Okay, I can do that, since this was simply a series of single-line Secure Messages after all, which was much easier than picking up the phone.
The next week, I heard back from yet another merry-go-round attendant at RBC, who advised me of the real issue that was going on here: the names on my RBC and Cathay Pacific Asia Miles accounts were not an exact match, with my RBC account using my middle initial and my Asia Miles account using my full middle name.
This was rather surprising to me, since most other financial institutions I’ve dealt with never seemed to care so much about a small mismatch like this.
Indeed, I imagine that this type of issue could show up for a huge chunk of the Asia Miles clientele, considering that many Hong Kongers with romanized Cantonese names tend to have two separate middle names that can be denoted in a variety of ways (initialized or fully spelled out, with or without spaces, with or without periods, etc.)
RBC didn’t seem to have the ability to change my name on their end (which is unsurprising given their antiquated systems), so my next step was to reach out to Cathay Pacific Asia Miles and get the name on my account changed to simply the middle initial, rather than my full middle name. Based on the instructions on the Asia Miles website, a written request sent to email@example.com, along with a copy of my passport, would take care of this.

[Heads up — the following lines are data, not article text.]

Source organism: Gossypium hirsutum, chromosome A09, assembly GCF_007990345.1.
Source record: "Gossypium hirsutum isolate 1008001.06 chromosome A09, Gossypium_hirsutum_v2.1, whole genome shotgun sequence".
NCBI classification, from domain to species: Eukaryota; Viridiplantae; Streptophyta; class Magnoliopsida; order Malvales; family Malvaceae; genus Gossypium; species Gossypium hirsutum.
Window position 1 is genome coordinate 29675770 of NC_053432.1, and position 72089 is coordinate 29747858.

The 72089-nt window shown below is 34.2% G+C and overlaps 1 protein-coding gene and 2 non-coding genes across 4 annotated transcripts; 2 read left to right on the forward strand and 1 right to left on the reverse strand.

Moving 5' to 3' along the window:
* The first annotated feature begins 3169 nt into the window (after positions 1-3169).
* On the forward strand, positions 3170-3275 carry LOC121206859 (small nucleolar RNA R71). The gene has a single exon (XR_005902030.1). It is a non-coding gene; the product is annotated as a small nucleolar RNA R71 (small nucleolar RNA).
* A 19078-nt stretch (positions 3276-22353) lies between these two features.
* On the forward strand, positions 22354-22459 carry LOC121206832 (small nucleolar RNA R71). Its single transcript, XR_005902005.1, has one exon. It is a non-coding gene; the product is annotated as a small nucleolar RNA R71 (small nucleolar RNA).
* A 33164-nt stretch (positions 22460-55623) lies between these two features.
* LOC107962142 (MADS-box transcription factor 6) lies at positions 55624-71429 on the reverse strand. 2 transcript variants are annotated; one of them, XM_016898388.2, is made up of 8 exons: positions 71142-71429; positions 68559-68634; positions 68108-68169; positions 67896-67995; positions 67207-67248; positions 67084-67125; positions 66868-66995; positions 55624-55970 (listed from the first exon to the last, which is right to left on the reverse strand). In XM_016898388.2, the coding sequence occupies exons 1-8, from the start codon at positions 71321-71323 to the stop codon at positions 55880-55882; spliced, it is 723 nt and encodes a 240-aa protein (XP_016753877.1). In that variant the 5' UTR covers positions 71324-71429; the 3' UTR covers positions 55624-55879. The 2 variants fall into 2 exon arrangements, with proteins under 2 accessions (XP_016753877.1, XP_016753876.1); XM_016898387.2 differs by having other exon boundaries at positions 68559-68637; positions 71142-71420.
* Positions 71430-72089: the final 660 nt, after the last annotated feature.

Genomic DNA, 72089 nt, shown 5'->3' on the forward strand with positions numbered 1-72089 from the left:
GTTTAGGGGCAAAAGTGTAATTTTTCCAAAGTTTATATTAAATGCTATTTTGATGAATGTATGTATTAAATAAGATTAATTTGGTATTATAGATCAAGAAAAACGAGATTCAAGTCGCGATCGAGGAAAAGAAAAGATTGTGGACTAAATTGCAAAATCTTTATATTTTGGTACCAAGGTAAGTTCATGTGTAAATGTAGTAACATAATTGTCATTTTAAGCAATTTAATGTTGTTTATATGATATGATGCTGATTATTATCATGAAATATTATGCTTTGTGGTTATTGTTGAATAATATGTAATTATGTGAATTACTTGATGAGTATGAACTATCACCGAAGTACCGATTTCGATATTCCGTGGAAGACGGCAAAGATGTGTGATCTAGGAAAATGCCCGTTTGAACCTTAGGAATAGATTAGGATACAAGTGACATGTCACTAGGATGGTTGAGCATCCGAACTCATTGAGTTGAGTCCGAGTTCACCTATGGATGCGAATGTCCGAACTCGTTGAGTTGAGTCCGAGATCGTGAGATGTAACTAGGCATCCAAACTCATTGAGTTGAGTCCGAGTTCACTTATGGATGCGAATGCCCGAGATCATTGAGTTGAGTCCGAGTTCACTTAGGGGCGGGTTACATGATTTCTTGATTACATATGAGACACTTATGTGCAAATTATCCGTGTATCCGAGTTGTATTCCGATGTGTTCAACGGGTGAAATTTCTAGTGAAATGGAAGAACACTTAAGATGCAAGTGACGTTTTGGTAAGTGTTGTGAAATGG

Alas, even though this request to Asia Miles was sent at the end of November, it would take another three months or so for my miles to properly post to my account.
In those three months, I dealt with a series of follow-up emails with RBC’s troupe of merry-go-round attendants, citing various excuses such as “awaiting a reply from Cathay Pacific” and “an issue with our points program” on which they “are working to have this resolved, but there is no time frame provided”.
On my end, it was simply a matter of logging in to my account periodically to send another Secure Message and prod them along. Eventually, in early March, I asked if it’s possible to escalate the issue to a further team, but at that point I finally received the response that the matter had been resolved and the miles should’ve successfully been posted to my Asia Miles account.
Upon logging in, I confirmed that this was indeed the case: my Asia Miles had shown up once and for all, with the first two chunks of the welcome bonus being back-dated to October and November respectively, and all the points I had earned on my regular spending since then being lumped into a single transaction in March.